What You Do When You Don’t Know What to Do

By Ariel Minter

The birds are singing again, the flowers are in full bloom, and there are trees that are so beautiful they look as though they belong in a Dr. Seuss book. The thunderstorms seem to be passionate about the seemingly never-beginning warm weather. And I don’t know what to do.

A person very close to me made the statement “Mistakes in life aren’t really mistakes unless you keep making the same ones over again.” My first emotion after they said that? Guilt. 

Now, I won’t go into detail, but I have made the same mistakes over and over again. This guilt that I feel is all encompassing. It’s worse than just simply making the same mistake again and again – it’s KNOWINGLY making the same mistake a plethora of times. My friends’ statement sort of rattled my day, week and weeks, even to this moment. 

If I have continued to make the same mistakes, in fact chosen to make them again, is that worth some kind of moral judgment? Does my lack of self-control and over-indulgence in what-have-you mean that I, am in fact, morally wrong?

The way I have handled my decision-making hasn’t always been done well. In moments of high stress I have acted out immaturely, inappropriately, and out of character. Or perhaps in character of my inner-child self that insists, “life isn’t fair.”

When I react out of pain, that’s usually what I get in return.

These choices have led me to a place of not-knowing. What can I do when I don’t know what to do?  I understand that there are a lot of question marks in this particular blog. But it is a question that I think I may have found a pretty good resolve with. Please understand that it is not an answer, and it may not give you the same peace it has given me.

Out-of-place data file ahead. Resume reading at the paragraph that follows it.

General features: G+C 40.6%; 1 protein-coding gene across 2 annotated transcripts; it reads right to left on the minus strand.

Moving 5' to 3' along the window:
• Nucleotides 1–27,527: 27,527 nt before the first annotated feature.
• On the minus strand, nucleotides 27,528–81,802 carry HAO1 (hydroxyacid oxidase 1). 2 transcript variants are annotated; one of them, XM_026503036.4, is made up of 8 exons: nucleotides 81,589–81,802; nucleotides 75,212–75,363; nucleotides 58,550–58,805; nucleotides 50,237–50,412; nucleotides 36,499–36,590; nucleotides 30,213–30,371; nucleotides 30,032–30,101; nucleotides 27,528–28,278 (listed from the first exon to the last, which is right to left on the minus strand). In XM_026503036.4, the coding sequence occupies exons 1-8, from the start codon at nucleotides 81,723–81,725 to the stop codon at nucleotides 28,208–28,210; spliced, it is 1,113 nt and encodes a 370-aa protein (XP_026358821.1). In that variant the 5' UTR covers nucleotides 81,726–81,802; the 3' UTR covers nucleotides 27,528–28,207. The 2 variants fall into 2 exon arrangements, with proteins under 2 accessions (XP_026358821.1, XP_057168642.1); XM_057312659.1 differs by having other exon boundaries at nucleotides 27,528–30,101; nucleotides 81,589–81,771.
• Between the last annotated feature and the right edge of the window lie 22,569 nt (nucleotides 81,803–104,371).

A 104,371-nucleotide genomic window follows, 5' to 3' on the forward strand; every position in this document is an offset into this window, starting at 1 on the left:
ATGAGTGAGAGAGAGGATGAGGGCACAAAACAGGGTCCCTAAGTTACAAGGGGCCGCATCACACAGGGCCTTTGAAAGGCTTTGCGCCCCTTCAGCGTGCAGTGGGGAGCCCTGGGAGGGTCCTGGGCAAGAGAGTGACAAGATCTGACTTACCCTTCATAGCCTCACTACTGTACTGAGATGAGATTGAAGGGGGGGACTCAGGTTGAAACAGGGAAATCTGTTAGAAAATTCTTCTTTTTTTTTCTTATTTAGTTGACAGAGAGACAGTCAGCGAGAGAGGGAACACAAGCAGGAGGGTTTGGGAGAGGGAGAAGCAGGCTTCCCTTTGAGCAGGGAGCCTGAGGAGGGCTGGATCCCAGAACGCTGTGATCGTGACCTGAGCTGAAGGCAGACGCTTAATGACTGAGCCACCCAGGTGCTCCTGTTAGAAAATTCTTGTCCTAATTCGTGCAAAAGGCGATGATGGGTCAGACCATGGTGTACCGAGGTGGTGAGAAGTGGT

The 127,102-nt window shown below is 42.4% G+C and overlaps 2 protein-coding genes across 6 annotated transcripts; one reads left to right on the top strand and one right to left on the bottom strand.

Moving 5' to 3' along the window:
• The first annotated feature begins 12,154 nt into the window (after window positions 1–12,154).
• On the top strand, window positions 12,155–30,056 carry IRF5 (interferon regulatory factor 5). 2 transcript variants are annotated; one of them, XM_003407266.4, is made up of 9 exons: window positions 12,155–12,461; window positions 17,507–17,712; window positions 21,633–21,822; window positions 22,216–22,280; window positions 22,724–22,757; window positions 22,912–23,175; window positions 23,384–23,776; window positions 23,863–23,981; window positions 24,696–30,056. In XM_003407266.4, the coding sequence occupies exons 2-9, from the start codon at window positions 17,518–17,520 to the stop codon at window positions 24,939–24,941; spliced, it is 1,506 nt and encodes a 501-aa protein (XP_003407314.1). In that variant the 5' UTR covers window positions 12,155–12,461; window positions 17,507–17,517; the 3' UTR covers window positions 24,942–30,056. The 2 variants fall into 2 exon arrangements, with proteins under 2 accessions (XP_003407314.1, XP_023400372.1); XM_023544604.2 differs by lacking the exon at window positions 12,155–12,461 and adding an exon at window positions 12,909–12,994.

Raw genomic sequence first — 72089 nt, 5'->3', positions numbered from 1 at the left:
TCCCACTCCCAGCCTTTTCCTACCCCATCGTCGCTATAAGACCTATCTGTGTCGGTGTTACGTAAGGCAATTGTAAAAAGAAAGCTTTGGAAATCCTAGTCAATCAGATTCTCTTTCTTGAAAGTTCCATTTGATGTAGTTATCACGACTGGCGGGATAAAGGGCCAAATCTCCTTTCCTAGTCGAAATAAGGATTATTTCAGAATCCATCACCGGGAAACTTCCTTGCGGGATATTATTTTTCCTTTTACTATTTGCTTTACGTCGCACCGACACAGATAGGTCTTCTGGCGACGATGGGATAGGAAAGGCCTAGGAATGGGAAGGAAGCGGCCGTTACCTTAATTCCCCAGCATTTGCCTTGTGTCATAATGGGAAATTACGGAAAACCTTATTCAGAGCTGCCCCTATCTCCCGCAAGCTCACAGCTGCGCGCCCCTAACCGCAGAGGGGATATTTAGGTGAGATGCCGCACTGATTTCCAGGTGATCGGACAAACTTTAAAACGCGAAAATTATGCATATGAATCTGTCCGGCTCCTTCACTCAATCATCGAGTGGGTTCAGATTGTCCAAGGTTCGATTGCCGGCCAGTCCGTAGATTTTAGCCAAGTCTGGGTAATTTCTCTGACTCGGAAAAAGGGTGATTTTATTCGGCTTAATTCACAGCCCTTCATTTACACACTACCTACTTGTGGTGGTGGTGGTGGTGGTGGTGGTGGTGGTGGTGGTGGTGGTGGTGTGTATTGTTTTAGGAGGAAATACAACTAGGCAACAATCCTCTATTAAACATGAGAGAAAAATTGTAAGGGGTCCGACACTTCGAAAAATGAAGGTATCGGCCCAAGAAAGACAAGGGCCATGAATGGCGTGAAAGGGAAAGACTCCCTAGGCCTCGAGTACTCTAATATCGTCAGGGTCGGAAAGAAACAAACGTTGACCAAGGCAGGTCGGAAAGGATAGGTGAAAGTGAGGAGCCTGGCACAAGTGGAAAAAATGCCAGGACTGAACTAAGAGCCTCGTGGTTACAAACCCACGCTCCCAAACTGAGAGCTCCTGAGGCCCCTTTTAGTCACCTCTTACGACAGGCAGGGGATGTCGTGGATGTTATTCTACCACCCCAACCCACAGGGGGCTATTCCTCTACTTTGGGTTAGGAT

What you do when you don’t know is this…accept it. Welcome the thunderstorm. You feel overwhelmed by your guilt? That’s okay. I do not condone acting like a child throwing a fit at life when it isn’t fair. Or making the same mistakes repeatedly out of that selfish fit. But I have found that fighting it and refusing to accept the circumstances only leads to waking up and thinking “Dear Lord, what did I do?! AGAIN.”

It’s really hard to be nice to someone if you’re putting him or her down all the time. And that counts for you. Instead of vowing to change everything all at once realize who you are is pretty great. But, you are always worth a whole lot more. So, baby steps are important. I’ve learned that short-term resistance to old (negative) patterns of behavior lead to long-term success.

Fortunately, the choice is always yours. You can always make new ones.